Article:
It is 6:07 am, the first day of Turkey season 2016. I just heard the first gobble on the ridge in the pines. For the past 4 turkey seasons, this is where I have heard the first gobble of the season. The pines on the top of this ridge are backed by open hardwoods with abundant turkey sign on the edge of a field. While this, for most hunters, is the perfect turkey set-up, for me, it is just a dream. I’m sitting on an adjacent farm looking across a painted road at those tall pines a mile from my front door. As I listen to this gobbler make his presence known for the next 30 minutes, there is nothing but silence on my side of the road. This is the 3rd year in a row I have heard nothing but crows where I have permission to hunt. I was determined for 2017 to be a different story.
After getting permission to hunt close to where I heard them in previous years, I spent some time early in 2017 scouting and stopping to listen on my way to work in the mornings. Every morning that I stopped to listen, I heard them calling from the pines. I am apparently a slow learner. The first day, instead of setting up in my new spot, I wanted to hear both areas well so I set up on a ridge between both areas. In the silence of the morning before the songbirds are even awake, I start rethinking my decision. Why did I not just set up where I had been hearing them? Did I just waste my time walking up here? I’m going to be rushed getting set up by the pines. I finally calm my mind and start to daydream a little while waiting for the first gobble of the season.
Growing up in Camp Flintlock, appropriately named for anyone who has experience hunting with black powder and my family’s affinity for hunting with it, you learn more than just hunting and fishing. As with most family camps, while growing up, life lessons are learned and maybe, more importantly, family history is recounted. Our family history is told by my grandfather and the countless “mountain buck” racks hanging on the walls of our camp. Ask when one of the buck, turkey or bear were killed and you will most likely be answered with, “That was the year your mother graduated high school,” “That one was the year the bronco caught on fire,” or “That was the year your uncle had knee surgery and was on crutches.” Conversely, if you ask what year I graduated college, you will find out it was the same year I shot a 6 point with a bow. Ask when anyone in our family was married, you will find out what buck was killed at “Back Bear Creek” or “behind the tavern” before the year is given.
At 5:48 a.m. a loud gobble breaks my thoughts. Is it in the pines? Of course not. The sound comes from my previous set up where I had decidedly abandoned. As I listen and hear gobbles again and again and again, I start to pack up my things in disappointment. It’s not that I am disappointed that I hear a bird in familiar territory, but that the anticipation of a new spot to hunt will have to wait. As I zip up my bag, the sound I have become accustomed to bellows from the pines. I decide to hustle to the backside of the hill and set up just inside the hardwoods with the pines in front of me, just out of view. I gave a soft yelp to let them know that I was there and waited.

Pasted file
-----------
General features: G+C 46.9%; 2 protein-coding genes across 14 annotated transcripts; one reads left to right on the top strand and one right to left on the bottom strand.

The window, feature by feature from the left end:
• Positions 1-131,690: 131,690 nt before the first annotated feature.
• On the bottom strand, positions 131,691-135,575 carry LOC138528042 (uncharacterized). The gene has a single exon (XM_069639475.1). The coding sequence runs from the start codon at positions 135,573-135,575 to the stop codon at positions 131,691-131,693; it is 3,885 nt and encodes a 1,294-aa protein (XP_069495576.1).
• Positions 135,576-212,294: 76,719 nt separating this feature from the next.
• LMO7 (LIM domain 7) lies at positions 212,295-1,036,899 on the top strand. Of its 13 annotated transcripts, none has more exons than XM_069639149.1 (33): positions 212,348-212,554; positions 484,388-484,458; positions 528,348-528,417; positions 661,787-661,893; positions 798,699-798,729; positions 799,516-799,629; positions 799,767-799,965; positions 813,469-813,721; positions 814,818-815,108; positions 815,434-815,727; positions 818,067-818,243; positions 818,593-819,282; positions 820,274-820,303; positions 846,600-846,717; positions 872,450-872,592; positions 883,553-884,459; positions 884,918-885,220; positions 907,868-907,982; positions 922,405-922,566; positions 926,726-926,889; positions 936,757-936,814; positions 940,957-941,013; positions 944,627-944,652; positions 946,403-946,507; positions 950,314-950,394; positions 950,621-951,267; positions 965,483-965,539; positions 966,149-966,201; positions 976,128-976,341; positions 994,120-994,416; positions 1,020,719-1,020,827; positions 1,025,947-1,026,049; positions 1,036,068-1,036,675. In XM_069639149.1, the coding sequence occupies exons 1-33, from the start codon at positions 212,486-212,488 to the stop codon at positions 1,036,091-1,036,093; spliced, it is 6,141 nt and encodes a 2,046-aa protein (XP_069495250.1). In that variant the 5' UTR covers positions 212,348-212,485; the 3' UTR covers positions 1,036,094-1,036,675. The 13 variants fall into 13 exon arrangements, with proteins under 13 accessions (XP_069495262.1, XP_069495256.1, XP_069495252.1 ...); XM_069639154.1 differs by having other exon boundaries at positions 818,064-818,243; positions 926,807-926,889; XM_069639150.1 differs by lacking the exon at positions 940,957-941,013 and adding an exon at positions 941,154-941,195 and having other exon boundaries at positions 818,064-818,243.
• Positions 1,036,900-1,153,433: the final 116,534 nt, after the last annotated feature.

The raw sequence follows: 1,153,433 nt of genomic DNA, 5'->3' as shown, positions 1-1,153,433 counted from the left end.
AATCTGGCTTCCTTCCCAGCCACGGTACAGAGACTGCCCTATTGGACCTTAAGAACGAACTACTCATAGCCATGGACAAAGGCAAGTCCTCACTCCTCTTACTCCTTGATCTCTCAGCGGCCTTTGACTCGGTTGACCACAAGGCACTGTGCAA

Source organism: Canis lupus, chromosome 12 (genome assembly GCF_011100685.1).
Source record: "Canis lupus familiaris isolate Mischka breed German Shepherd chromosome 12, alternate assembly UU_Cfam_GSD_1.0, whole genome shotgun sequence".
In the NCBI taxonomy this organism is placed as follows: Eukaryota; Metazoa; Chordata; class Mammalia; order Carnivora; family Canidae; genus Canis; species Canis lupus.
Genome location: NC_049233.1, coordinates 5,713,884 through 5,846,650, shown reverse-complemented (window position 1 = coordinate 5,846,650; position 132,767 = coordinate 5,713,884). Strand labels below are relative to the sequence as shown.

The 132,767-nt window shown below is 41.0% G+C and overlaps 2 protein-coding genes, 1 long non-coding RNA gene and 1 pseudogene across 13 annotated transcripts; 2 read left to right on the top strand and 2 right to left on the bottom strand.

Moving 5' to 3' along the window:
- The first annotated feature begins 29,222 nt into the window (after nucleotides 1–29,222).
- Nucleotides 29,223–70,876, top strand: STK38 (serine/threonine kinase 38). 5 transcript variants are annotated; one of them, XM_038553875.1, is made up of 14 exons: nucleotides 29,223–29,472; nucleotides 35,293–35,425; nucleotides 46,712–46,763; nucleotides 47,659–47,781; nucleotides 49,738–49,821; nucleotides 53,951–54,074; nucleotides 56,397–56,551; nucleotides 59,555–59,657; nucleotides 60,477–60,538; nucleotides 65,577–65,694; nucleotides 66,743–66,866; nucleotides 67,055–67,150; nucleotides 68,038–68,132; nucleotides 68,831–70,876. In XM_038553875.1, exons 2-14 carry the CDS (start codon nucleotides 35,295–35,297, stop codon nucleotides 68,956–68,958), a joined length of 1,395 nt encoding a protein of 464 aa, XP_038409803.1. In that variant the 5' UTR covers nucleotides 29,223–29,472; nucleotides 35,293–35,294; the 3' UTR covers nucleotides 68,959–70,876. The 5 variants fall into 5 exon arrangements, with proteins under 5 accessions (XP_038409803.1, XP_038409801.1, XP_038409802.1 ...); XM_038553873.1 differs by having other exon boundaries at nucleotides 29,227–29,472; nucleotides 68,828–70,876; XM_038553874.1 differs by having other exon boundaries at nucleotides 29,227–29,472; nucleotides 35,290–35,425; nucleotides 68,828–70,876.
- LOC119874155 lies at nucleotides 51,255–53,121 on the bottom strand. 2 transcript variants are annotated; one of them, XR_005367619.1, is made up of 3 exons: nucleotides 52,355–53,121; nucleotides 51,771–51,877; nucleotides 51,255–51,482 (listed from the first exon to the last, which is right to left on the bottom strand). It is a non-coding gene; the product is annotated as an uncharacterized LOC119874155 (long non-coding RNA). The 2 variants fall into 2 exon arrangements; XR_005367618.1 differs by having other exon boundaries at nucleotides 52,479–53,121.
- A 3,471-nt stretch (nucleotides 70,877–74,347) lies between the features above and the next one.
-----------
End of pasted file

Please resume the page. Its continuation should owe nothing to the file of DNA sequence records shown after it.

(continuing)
A storm was moving through the horizon and luckily stayed south of me. I enjoyed watching the lightening and listening to the thunder. Every time the thunder cracked or rumbled, the turkey gobbled back. It made for an enjoyable time waiting for the birds to come off the roost. Because of the weather, they stayed in the trees a little longer than usual. At about 6:20 I heard them fly down. I gave another soft yelp. In less than 15 minutes I had three Jakes in my view to the right. As they worked their way behind a blow down I moved into position. As I steady my gun the first Jake shows on the right side of the blow down.
By 7:15 a.m. I am back in my garage, cleaning and butchering this year’s harvest. To me hunting has always been about family. It is what I have grown up doing and have grown into. I am not the best turkey hunter, the best adviser, or the best caller, but I am committed to a sport that I enjoy, and I am committed to continuing to make it about family as much as the hunt itself. One day my son will look up wide eyed at that small fan that I shot the first day of spring turkey season and ask when I shot the small one. Like my grandfather before me, I will tell him, “I shot that the year you were born.”
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